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Review: Zakaria


Islamophobia has become an issue of extreme significance over the last few years, and while we all might recognise its treatment in a grand political and/or militaristic sense, we still might not acknowledge its effects in smaller contexts.

Tunisian director Leyla Bouzid’s 27-minute long film Zakaria (2013) deals with this issue within a familial context, focusing particularly on the dynamic between father and daughter.

Zakaria, played by Saïd Ahmama, works as a mechanic in a small Southern French village, and lives with his wife, Céline; his sixteen-year-old daughter Sarah, played by Célia Mazade; and his young son Adam. Zakaria’s Arab heritage is revealed when he learns that his father has died in Algeria. He subsequently requests that his family accompany him to the North African country and his daughter chooses not to go, catalysing a rift in their relationship.

One would at first assume that Sarah’s obstinacy is due to typical teenage selfishness and aloofness. Her priority is a trip to Paris she must purportedly take for exams, and Zakaria takes umbrage with her late nights and cavorting with boys. There are, however, subtle hints throughout the film that Zakaria’s heritage and identity are under close scrutiny by those closest to him. A quarrel in a sports bar, during which his accoster expels a “your people”-type remark, is perhaps the first indicator of the stigma our title character must endure, and Sarah’s own reservations are revealed later.

A final catalyst for the climactic confrontation between Zakaria and Sarah is the introduction of a male peer of Sarah’s who is implied also to be of Arab heritage and to have a crush on Sarah. A row between this boy and one of Sarah’s male friends during a football match reveals the prejudice against him and is noticed by Zakaria. His last interaction with his daughter involves holding her fact to a mirror in order that she might recognise her own heritage, a facet of her being she cannot escape too easily and which will possibly bring her the same trouble it has brought her father. It’s a poignant moment that finally brings into focus the issues of family and identity that are at the crux of Zakaria.

Subtlety is definitely the main element of the majority of Bouzid’s storytelling. Her script constitutes a slow crescendo of sorts. At the beginning we are presented with an ordinary man leading an ordinary life, but at the end we exposed not only to his grief but also to his inner at being an outsider of sorts, even within his own family. His decision to leave for Algeria alone is indeed as a result of his feelings of isolation.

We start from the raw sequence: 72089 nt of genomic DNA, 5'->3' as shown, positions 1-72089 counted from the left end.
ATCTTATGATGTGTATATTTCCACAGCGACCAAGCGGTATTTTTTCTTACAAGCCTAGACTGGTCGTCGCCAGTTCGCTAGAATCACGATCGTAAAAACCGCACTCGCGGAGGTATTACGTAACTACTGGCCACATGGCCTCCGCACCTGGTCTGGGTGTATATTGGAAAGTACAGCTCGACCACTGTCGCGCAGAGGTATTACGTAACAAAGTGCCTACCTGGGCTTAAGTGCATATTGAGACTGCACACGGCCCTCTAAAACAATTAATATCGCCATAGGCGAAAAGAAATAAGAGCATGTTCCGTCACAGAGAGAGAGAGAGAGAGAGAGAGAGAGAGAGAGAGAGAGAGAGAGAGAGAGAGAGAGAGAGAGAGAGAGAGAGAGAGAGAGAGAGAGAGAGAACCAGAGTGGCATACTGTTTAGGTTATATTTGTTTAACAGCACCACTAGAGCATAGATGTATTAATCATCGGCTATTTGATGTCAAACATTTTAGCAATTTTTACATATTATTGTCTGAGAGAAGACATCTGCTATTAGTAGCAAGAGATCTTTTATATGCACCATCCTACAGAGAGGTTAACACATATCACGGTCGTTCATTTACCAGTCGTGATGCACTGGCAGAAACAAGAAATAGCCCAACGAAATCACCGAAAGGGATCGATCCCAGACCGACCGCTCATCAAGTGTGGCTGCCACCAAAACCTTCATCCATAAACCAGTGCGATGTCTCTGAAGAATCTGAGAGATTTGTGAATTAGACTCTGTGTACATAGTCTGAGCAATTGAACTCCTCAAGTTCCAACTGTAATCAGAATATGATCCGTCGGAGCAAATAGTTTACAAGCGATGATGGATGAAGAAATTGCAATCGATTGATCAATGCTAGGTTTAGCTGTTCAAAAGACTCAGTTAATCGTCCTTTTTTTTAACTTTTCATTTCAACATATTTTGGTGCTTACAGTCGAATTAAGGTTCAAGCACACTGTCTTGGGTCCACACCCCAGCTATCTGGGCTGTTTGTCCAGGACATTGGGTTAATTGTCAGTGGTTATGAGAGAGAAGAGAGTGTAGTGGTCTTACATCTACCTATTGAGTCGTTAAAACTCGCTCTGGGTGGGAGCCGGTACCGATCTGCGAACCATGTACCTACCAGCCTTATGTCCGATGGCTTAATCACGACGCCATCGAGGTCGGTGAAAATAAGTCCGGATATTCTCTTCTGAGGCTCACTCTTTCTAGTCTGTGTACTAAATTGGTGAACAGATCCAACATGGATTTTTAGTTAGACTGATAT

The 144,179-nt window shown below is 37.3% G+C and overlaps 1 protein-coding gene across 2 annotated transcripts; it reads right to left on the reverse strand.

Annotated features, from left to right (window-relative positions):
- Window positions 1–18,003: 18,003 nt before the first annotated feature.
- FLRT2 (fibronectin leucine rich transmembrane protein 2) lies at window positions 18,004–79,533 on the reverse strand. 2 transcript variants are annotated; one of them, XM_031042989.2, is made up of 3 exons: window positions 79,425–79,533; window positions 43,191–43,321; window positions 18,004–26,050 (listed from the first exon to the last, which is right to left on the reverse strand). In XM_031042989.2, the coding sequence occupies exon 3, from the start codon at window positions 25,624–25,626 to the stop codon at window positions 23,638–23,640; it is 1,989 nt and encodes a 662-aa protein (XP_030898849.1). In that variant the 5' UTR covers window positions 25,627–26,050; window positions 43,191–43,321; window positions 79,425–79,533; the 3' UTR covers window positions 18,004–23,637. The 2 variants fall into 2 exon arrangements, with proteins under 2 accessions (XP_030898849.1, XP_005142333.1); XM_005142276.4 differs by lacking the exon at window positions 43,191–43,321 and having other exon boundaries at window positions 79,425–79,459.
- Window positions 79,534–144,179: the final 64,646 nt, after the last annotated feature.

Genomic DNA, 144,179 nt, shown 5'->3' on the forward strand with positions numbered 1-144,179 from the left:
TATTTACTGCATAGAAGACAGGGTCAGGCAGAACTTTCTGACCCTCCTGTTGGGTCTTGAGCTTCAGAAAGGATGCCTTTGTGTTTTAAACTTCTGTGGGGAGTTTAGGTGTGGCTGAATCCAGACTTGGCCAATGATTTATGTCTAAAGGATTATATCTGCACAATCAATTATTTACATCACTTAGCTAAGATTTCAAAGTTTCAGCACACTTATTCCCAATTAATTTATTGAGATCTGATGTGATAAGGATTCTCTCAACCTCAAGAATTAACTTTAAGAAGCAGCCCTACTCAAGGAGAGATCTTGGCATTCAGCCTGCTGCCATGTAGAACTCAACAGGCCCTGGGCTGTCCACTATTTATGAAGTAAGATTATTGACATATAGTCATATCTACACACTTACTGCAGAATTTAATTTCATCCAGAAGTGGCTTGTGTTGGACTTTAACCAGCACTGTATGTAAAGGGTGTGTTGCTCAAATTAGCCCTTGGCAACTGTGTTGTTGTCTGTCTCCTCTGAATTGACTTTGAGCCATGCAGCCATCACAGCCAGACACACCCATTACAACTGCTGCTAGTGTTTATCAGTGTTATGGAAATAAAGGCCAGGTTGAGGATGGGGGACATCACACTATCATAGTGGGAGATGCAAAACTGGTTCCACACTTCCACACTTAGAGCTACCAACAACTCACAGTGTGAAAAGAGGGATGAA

Zakaria is effective, though it does feel a bit scant, as if all the audience is shown are bits and pieces of something larger. This might have to do, however, with the subtlety I have spoken about. There is also the sense, at the end, that what we have watched is a short introduction to a much greater narrative, which is perfectly acceptable. Zakaria is, after all, one of its director’s first forays into a promising career in film-making, and will also initiate various conversations on identity, acceptance, and the importance of family.


Josh White is a Masters student who has had an avid interest in film since childhood. He has written Arts and Entertainment pieces for numerous publications. He is currently in the process of starting a film blog.


The 36th Durban International Film Festival (DIFF) is organised by the Centre for Creative Arts at the University of KwaZulu-Natal (a special project of the Deputy Vice Chancellor of Humanities, Cheryl Potgieter) with support from the National Film and Video Foundation, , KwaZulu-Natal Film Commission, City of Durban, German Embassy, Goethe Institut, Industrial Development Corporation, Gauteng Film Commission, KwaZulu-Natal Department of Arts and Culture and a range of other valued partners.


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